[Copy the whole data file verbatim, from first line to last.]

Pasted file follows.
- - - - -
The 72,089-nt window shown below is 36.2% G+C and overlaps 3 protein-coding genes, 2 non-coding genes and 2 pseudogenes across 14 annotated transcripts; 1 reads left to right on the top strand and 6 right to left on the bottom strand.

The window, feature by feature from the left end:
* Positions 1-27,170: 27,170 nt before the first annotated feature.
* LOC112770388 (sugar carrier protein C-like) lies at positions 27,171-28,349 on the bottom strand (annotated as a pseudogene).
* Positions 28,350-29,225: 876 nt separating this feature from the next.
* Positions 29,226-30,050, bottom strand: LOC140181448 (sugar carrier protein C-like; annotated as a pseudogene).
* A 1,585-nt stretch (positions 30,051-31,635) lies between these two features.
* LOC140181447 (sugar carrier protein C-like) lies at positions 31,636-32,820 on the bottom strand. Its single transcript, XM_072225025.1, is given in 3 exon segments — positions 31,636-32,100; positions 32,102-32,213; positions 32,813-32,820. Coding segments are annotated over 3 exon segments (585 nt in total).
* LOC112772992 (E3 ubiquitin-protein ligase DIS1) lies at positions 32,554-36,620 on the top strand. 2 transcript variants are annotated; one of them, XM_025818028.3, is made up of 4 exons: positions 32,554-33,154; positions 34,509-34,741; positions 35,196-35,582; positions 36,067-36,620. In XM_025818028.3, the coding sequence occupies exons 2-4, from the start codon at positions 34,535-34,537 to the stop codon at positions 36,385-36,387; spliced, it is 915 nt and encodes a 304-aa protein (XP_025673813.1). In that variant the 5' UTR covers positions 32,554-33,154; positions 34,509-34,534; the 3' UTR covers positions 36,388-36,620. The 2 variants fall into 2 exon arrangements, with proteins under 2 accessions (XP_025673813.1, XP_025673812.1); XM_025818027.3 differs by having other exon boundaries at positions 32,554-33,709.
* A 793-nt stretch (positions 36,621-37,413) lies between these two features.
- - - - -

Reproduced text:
The 72,089-nt window shown below is 36.2% G+C and overlaps 3 protein-coding genes, 2 non-coding genes and 2 pseudogenes across 14 annotated transcripts; 1 reads left to right on the top strand and 6 right to left on the bottom strand.

The window, feature by feature from the left end:
* Positions 1-27,170: 27,170 nt before the first annotated feature.
* LOC112770388 (sugar carrier protein C-like) lies at positions 27,171-28,349 on the bottom strand (annotated as a pseudogene).
* Positions 28,350-29,225: 876 nt separating this feature from the next.
* Positions 29,226-30,050, bottom strand: LOC140181448 (sugar carrier protein C-like; annotated as a pseudogene).
* A 1,585-nt stretch (positions 30,051-31,635) lies between these two features.
* LOC140181447 (sugar carrier protein C-like) lies at positions 31,636-32,820 on the bottom strand. Its single transcript, XM_072225025.1, is given in 3 exon segments — positions 31,636-32,100; positions 32,102-32,213; positions 32,813-32,820. Coding segments are annotated over 3 exon segments (585 nt in total).
* LOC112772992 (E3 ubiquitin-protein ligase DIS1) lies at positions 32,554-36,620 on the top strand. 2 transcript variants are annotated; one of them, XM_025818028.3, is made up of 4 exons: positions 32,554-33,154; positions 34,509-34,741; positions 35,196-35,582; positions 36,067-36,620. In XM_025818028.3, the coding sequence occupies exons 2-4, from the start codon at positions 34,535-34,537 to the stop codon at positions 36,385-36,387; spliced, it is 915 nt and encodes a 304-aa protein (XP_025673813.1). In that variant the 5' UTR covers positions 32,554-33,154; positions 34,509-34,534; the 3' UTR covers positions 36,388-36,620. The 2 variants fall into 2 exon arrangements, with proteins under 2 accessions (XP_025673813.1, XP_025673812.1); XM_025818027.3 differs by having other exon boundaries at positions 32,554-33,709.
* A 793-nt stretch (positions 36,621-37,413) lies between these two features.